An exhibition of socially concerned posters and prints 1983-1985 organised by the experimental Art Foundation, Adelaide held at the Queensland College of Art Gallery April 4- 24, 1986
PLACE OF BIRTH
From Paul ANDREW Collection
Public Art, Activism, Political Posters
The exhibition of 121 works has been stirring controversy wherever it has been shown. It is challenging on a number of levels. Firstly, it is unconventionally presented. The posters are sealed in plastic envelopes which are attached to the walls by tacks through brass eyelets. The Foundation for Experimental Art is opposed to what it views as preciousness in the way in which art institutions fussily frame all exhibits and sanitize what should be direct communications. This no frills approach is refreshing although disconcerting to viewers used to seeing exhibits smartly offered, tastefully framed and matted.
The stimulus lies in the works themselves. They offer an intriguing glimpse into the underside of the Australian way of life and the alternative politics of the “lucky country”. In the year of the bicentenary, it is something of an antidote to the endless self-congratulatory images that flow from the Australian media. In Truth Rules II, the issues of the less visible Australian poor, Aboriginal land rights, a nuclear-free Pacific, feminism, multi-culturalism, union struggles and environmental conservation are addressed in colourful, energetic, often mordantly witty posters.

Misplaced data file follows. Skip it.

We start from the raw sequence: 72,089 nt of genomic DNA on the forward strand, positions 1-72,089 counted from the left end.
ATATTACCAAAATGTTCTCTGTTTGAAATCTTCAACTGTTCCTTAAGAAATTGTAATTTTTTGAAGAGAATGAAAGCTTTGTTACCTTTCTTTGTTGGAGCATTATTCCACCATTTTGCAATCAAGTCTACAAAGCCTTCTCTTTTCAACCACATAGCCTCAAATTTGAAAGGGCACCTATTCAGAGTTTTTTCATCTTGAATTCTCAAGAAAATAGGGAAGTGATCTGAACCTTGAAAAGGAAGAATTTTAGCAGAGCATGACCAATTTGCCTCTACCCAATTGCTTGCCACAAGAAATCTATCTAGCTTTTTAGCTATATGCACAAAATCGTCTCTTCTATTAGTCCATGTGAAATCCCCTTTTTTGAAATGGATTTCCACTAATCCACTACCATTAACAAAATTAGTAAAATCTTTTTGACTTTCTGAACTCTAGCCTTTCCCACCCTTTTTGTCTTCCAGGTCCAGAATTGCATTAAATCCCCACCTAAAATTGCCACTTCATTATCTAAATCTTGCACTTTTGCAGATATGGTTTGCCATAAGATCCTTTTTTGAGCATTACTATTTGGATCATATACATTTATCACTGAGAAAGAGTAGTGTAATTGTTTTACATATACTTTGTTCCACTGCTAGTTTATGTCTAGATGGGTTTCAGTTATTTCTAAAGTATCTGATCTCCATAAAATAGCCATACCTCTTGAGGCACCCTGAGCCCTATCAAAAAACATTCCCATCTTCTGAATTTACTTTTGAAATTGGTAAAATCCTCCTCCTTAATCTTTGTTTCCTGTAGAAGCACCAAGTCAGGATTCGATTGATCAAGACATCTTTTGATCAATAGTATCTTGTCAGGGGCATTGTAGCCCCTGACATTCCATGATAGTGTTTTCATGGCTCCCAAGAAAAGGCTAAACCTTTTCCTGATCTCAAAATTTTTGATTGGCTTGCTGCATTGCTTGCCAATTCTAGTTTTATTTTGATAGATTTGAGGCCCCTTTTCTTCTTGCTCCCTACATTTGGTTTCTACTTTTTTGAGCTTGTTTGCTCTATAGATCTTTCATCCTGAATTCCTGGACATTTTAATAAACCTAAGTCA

Some of the works confront the viewer with no-holds-barred frankness. These have offended some visitors in other centres and during installation at the McDougall, a warning “content may offend some viewers” will be posted at the entry to the show.
Just incidentally, Prime Minister Lange features in a number of the works for his stand on the nuclear-free Pacific issue.
This exhibition shows that the tradition of the poster as a subversive commentator on social concerns and the fine arts should be kept in separate compartments the vigour and innovative graphics of the works are worth the visit alone.
Lively graphics and biting content combine in Truth Rules II to create a simulating and provocative, if unsettling, exhibition.
(‘Truth Rules II’, Bulletin, No.57, May/June 1988, p.2)
Kindly acknowledging the experimental Art Foundation and the artists in Truth Rules II for this influential exhibition.